What Happens When Your Website Gets Hacked: How to Identify It and What to Do About It

Getting hacked happens to big sites and small alike. In this day and age it’s a matter of “when”, not “if”. That’s why it’s necessary to come up with a game plan ahead of time. If you’re a site owner, you must learn how to identify the signs of being hacked, what to do once it happens, and how to prevent it for the future.

What it looks like to get hacked

What are the different signs of being hacked? One is vandalism or missing files, although nowadays hackers rarely make it as obvious as all that. One of the primary goals for the hacker is to hide the intrusion so they can collect your data, install malware on your users’ computers, and even use your site as a jumping off point to attack others. The last thing they want to do is alert you to these activities.

There are three types of files that hackers aim to alter: .htaccess files, php files, and media files. Someone who gains unauthorized access can easily edit these files to include malware that can hurt your users.

Another sign is links on your site that have changed suddenly. They may direct users to to malicious websites which serve up viruses or advertisements. Hackers can be sneaky about hiding these links — for example, if you have a multilingual website, check your translation memory database for phrases that the hacker may have changed.

How to recover from a hacker

If you discover your site has been compromised, the most important first step you can take is to call in professionals who are experienced in site recovery. However, if you’re sufficiently tech savvy there are some steps you can take on your own.

The following assumes you have backups of all site files and databases. First, you’ll want to take your site offline to keep site visitors safe. Go all the way by removing all files from your site’s root directory. Stop all cron jobs as well since they may have been reprogrammed to create backdoors back into your site for the hacker. Same goes for your databases as they too could be hiding malicious code.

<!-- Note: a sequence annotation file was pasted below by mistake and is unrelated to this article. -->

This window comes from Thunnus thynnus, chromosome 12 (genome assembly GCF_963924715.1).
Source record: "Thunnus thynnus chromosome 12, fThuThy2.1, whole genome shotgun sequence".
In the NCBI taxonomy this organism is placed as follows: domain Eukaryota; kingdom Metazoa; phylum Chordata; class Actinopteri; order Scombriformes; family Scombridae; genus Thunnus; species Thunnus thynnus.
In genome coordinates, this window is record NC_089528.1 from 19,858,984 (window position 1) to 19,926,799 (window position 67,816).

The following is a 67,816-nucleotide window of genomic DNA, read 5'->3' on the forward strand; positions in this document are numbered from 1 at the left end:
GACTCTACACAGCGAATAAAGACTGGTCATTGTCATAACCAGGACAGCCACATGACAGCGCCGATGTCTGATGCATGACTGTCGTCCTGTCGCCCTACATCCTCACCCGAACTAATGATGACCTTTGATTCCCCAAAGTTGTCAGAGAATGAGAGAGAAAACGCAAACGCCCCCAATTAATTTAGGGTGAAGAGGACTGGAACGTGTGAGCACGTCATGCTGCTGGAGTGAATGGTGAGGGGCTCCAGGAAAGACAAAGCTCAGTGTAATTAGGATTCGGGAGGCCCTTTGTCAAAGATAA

Next, change all of your passwords. This can include your web panel, FTP, SSH, database, personal computer, email account, and any other logins that you use. Where possible, change usernames as well to make it even harder for the hacker to regain access.

Now you’ll restore your site and databases from clean backups. Ensure that the backups you use do not contain files altered by the hacker. Hackers can plan a site takeover months in advance, so don’t be so sure if you don’t immediately see signs of intrusion.

Harden your site to prevent hacking

Once your site is back up and running, you can address security flaws.

Use passwords liberally throughout the administration sections of your site. For every login you have, use a different username and password combination. Make sure all passwords are strong and lengthy and consider installing a password manager.

Check if the scripts your site uses are up to date. If not, update them immediately, as there may be exploits within the file that have been fixed in the latest versions. You should do this on a regular basis to prevent incidents in the future.

Finally, make monthly or even weekly backups and save them for at least a year or two. If an intrusion does occur again, this will help you pinpoint when it happened and possibly how the intruder was able to do it.

Being hacked is no picnic. Prevention is hands-down the best way to deal with it. But that doesn’t mean you should let your guard down, so plan for the worst. When the preventions fail, you’ll be able to keep your cool and fix the problem with aplomb.

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